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George Rogers Clark believed Charles L. DePauw was too slow in acquiring goods.

With his career seemingly over and his prospects for prosperity doubtful, on February 2, 1793, Clark offered his services to Edmond-Charles GenÍt, the controversial ambassador of revolutionary France, hoping to earn money to maintain his estate. Western Americans were outraged that the Spanish, who controlled Louisiana, denied Americans free access to the Mississippi River, their only easy outlet for long distance commerce. The Washington Administration was also seemingly deaf to western concerns about opening the Mississippi to U.S. commerce. Clark proposed to GenÍt that, with French financial support, he could lead an expedition to drive the Spanish out of the Mississippi Valley. GenÍt appointed Clark "Major General in the Armies of France and Commander-in-chief of the French Revolutionary Legion on the Mississippi River." Clark began to organize a campaign to seize New Madrid, St. Louis, Natchez, and New Orleans, getting assistance from old comrades such as Benjamin Logan and John Montgomery, and winning the tacit support of Kentucky governor Isaac Shelby. Clark spent $4,680 ($59,225 in 2009 chained dollars) of his own money for supplies. In early 1794, however, President Washington issued a proclamation forbidding Americans from violating U.S. neutrality and threatened to dispatch General Anthony Wayne to Fort Massac to stop the expedition. The French government recalled GenÍt and revoked the commissions he granted to the Americans for the war against Spain. Clark's planned campaign gradually collapsed, and he was unable to have the French reimburse him for his expenses.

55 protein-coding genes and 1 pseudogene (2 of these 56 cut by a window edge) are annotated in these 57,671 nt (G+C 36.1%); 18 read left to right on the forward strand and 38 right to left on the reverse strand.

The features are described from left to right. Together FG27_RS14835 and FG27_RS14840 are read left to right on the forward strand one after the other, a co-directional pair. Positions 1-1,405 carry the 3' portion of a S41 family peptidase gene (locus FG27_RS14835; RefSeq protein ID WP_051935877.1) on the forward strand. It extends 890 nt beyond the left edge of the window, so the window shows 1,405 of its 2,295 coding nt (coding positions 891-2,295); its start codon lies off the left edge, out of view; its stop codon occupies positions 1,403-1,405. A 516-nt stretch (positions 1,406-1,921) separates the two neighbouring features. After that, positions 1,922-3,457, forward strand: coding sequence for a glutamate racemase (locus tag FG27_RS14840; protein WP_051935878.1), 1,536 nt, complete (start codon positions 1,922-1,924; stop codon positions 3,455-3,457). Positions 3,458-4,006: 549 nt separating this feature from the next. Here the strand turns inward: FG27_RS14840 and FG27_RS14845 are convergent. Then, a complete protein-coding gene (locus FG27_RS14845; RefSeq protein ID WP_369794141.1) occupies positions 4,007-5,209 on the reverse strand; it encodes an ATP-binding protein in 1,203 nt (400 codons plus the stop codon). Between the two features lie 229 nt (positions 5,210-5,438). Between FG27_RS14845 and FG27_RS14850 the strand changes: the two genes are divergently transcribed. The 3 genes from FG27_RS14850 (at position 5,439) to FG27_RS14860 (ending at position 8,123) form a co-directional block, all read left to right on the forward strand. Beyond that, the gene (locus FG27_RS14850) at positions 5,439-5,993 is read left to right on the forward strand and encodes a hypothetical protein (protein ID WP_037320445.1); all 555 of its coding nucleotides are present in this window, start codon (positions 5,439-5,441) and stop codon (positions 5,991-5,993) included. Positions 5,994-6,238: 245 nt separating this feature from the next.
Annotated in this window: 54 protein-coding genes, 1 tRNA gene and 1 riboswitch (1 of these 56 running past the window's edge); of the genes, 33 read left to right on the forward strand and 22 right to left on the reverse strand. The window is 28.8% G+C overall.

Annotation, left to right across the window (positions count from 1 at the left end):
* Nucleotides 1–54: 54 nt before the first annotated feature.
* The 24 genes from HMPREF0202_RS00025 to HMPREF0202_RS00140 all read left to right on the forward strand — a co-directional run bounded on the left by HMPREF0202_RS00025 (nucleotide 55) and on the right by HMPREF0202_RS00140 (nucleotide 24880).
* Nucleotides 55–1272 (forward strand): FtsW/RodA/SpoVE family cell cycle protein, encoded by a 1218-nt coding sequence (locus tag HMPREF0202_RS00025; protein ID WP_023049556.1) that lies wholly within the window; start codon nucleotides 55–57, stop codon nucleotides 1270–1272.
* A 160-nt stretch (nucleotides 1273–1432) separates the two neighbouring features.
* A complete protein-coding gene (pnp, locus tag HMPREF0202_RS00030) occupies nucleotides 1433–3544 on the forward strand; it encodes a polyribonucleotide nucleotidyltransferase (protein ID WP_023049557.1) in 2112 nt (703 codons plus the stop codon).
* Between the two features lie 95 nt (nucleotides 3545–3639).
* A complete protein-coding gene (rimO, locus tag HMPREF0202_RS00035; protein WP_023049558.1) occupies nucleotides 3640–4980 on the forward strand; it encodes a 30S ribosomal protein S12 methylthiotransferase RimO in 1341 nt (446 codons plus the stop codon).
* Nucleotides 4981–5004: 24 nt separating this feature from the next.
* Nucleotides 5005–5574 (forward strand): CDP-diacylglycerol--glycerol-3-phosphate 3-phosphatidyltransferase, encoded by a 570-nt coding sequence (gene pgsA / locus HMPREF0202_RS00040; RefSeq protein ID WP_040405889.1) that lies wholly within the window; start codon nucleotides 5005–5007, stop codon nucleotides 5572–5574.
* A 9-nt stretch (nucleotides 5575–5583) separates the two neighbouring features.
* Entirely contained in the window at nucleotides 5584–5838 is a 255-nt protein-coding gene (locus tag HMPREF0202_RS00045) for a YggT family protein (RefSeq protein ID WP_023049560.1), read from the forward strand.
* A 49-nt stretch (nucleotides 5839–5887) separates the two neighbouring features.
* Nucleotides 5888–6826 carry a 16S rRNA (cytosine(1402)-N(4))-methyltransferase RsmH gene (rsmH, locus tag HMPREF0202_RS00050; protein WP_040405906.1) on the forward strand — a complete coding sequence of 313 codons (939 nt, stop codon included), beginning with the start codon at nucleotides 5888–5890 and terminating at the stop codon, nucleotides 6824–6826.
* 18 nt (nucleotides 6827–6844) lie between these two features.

Owner/SourceHistory of Kentucky and Wikipedia
File nameCharles DePauw helping GRClarksm.jpg
File Size1.31m
Dimensions1028 x 1635
Linked toCharles Lievin DEPAUW

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